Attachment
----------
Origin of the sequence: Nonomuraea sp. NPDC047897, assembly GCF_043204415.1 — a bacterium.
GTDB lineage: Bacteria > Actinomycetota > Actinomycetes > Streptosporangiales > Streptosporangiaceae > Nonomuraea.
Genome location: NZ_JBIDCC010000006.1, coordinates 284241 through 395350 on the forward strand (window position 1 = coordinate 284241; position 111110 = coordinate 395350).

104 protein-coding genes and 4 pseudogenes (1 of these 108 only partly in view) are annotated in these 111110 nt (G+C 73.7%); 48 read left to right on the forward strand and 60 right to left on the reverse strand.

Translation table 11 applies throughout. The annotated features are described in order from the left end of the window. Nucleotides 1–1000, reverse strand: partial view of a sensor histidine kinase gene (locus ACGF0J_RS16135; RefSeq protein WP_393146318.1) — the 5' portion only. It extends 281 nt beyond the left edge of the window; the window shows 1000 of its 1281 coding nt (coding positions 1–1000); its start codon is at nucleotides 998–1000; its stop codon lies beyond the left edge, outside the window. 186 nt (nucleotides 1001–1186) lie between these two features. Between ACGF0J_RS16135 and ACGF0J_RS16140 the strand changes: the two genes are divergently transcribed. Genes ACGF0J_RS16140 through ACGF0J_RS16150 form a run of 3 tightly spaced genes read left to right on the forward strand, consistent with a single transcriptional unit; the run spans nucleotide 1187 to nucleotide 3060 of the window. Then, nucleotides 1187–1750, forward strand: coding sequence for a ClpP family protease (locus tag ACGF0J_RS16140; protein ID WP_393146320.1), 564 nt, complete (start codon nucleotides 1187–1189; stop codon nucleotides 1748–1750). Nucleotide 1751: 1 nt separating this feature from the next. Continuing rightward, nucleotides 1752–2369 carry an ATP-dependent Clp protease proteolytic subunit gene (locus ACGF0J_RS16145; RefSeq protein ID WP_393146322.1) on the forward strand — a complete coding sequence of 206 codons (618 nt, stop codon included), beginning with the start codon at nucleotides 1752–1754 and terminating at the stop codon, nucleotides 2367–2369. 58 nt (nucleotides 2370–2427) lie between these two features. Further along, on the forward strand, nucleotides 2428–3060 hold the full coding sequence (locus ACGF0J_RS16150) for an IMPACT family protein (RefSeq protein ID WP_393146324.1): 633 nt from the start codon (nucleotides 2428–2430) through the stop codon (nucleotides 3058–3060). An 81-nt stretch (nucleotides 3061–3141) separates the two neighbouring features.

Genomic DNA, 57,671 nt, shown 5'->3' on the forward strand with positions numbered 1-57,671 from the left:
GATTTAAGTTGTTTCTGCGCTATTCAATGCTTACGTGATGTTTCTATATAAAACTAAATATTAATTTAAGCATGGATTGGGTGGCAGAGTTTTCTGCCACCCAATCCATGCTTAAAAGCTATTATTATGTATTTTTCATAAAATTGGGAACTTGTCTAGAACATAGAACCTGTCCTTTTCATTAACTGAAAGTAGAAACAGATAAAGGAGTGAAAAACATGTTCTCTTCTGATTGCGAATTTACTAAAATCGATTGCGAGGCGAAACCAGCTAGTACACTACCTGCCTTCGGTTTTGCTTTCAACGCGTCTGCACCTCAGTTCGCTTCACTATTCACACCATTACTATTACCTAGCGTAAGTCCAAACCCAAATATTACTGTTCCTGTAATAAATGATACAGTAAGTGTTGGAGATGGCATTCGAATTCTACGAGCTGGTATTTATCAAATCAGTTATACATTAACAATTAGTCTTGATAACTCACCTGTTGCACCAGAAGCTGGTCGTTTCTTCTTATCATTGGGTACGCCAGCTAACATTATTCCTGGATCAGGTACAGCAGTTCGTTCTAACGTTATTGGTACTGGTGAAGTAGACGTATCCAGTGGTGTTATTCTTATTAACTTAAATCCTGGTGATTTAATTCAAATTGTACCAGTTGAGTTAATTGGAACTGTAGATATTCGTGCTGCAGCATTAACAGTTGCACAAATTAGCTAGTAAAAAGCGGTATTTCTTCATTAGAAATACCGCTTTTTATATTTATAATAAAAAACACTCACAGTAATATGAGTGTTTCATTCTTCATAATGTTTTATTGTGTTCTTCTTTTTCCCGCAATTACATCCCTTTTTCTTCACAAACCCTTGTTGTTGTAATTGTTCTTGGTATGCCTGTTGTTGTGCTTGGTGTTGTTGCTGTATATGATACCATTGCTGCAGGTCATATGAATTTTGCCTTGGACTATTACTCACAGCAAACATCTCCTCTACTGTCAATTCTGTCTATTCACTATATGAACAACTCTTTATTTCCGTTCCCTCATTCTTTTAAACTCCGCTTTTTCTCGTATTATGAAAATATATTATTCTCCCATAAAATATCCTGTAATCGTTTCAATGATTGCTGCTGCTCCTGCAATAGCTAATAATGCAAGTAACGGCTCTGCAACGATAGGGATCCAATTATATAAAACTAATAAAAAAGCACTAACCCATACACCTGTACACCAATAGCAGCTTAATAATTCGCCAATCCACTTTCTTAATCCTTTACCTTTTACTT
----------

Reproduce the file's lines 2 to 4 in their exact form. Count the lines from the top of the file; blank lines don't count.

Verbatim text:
GTDB lineage: Bacteria > Actinomycetota > Actinomycetes > Streptosporangiales > Streptosporangiaceae > Nonomuraea.
Genome location: NZ_JBIDCC010000006.1, coordinates 284241 through 395350 on the forward strand (window position 1 = coordinate 284241; position 111110 = coordinate 395350).

104 protein-coding genes and 4 pseudogenes (1 of these 108 only partly in view) are annotated in these 111110 nt (G+C 73.7%); 48 read left to right on the forward strand and 60 right to left on the reverse strand.